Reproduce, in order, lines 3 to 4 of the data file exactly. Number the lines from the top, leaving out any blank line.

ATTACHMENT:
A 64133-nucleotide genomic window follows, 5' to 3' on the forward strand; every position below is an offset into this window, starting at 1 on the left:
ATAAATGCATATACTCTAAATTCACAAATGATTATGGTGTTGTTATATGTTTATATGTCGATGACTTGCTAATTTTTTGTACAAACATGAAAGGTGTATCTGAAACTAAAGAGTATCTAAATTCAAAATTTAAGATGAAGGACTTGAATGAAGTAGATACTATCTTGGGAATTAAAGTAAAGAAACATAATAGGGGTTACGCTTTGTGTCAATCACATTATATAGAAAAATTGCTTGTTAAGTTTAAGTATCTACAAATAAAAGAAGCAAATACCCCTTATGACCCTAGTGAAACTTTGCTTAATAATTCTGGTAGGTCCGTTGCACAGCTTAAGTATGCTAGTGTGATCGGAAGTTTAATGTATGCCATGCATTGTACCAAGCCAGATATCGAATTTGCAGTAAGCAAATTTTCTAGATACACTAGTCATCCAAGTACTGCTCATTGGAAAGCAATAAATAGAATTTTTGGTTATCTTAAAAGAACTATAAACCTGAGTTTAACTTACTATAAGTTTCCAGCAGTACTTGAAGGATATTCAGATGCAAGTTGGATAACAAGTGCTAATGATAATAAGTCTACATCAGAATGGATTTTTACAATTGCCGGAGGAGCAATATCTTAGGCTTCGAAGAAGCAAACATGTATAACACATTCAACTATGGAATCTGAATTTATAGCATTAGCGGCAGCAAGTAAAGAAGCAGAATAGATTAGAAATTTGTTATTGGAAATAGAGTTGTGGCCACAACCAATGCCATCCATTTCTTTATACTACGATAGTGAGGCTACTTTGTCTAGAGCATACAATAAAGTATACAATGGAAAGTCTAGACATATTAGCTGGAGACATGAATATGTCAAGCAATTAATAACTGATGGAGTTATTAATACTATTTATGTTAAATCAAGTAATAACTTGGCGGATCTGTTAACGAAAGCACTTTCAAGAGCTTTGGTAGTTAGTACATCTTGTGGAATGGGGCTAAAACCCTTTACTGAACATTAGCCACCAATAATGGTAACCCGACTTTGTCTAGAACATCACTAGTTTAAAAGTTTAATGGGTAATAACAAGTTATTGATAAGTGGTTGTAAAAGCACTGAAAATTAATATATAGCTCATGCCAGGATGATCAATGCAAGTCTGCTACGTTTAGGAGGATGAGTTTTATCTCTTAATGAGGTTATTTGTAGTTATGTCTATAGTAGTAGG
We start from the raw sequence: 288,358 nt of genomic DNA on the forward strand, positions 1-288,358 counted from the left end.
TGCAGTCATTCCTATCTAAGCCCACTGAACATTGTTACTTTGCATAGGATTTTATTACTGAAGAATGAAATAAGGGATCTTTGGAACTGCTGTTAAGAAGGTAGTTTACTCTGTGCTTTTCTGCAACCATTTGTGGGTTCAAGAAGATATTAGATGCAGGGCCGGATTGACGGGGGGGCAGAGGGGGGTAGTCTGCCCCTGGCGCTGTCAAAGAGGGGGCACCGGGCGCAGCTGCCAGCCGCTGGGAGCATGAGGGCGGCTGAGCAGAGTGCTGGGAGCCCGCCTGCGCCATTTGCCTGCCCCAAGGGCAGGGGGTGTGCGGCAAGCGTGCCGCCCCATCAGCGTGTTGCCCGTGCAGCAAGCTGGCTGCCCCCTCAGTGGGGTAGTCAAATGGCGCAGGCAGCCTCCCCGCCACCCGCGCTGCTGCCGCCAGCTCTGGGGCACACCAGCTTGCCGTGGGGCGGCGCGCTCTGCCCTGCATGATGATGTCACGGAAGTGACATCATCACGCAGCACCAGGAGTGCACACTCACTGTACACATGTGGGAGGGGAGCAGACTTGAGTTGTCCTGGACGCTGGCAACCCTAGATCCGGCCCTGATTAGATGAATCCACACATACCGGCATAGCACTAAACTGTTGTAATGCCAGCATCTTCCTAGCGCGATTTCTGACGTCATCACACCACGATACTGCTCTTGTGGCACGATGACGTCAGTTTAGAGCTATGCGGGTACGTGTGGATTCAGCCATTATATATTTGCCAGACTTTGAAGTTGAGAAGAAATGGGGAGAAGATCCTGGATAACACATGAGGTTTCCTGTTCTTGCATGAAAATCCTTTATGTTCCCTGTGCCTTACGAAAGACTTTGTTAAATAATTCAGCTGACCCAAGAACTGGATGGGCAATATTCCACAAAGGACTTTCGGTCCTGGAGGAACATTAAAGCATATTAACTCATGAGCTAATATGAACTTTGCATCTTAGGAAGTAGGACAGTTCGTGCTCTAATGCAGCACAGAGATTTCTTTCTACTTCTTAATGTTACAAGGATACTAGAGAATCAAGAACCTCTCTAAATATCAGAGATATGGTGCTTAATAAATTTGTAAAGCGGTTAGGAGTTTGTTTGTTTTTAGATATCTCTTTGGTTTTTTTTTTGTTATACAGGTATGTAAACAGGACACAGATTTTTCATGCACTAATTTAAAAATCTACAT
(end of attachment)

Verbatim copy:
We start from the raw sequence: 288,358 nt of genomic DNA on the forward strand, positions 1-288,358 counted from the left end.
TGCAGTCATTCCTATCTAAGCCCACTGAACATTGTTACTTTGCATAGGATTTTATTACTGAAGAATGAAATAAGGGATCTTTGGAACTGCTGTTAAGAAGGTAGTTTACTCTGTGCTTTTCTGCAACCATTTGTGGGTTCAAGAAGATATTAGATGCAGGGCCGGATTGACGGGGGGGCAGAGGGGGGTAGTCTGCCCCTGGCGCTGTCAAAGAGGGGGCACCGGGCGCAGCTGCCAGCCGCTGGGAGCATGAGGGCGGCTGAGCAGAGTGCTGGGAGCCCGCCTGCGCCATTTGCCTGCCCCAAGGGCAGGGGGTGTGCGGCAAGCGTGCCGCCCCATCAGCGTGTTGCCCGTGCAGCAAGCTGGCTGCCCCCTCAGTGGGGTAGTCAAATGGCGCAGGCAGCCTCCCCGCCACCCGCGCTGCTGCCGCCAGCTCTGGGGCACACCAGCTTGCCGTGGGGCGGCGCGCTCTGCCCTGCATGATGATGTCACGGAAGTGACATCATCACGCAGCACCAGGAGTGCACACTCACTGTACACATGTGGGAGGGGAGCAGACTTGAGTTGTCCTGGACGCTGGCAACCCTAGATCCGGCCCTGATTAGATGAATCCACACATACCGGCATAGCACTAAACTGTTGTAATGCCAGCATCTTCCTAGCGCGATTTCTGACGTCATCACACCACGATACTGCTCTTGTGGCACGATGACGTCAGTTTAGAGCTATGCGGGTACGTGTGGATTCAGCCATTATATATTTGCCAGACTTTGAAGTTGAGAAGAAATGGGGAGAAGATCCTGGATAACACATGAGGTTTCCTGTTCTTGCATGAAAATCCTTTATGTTCCCTGTGCCTTACGAAAGACTTTGTTAAATAATTCAGCTGACCCAAGAACTGGATGGGCAATATTCCACAAAGGACTTTCGGTCCTGGAGGAACATTAAAGCATATTAACTCATGAGCTAATATGAACTTTGCATCTTAGGAAGTAGGACAGTTCGTGCTCTAATGCAGCACAGAGATTTCTTTCTACTTCTTAATGTTACAAGGATACTAGAGAATCAAGAACCTCTCTAAATATCAGAGATATGGTGCTTAATAAATTTGTAAAGCGGTTAGGAGTTTGTTTGTTTTTAGATATCTCTTTGGTTTTTTTTTTGTTATACAGGTATGTAAACAGGACACAGATTTTTCATGCACTAATTTAAAAATCTACAT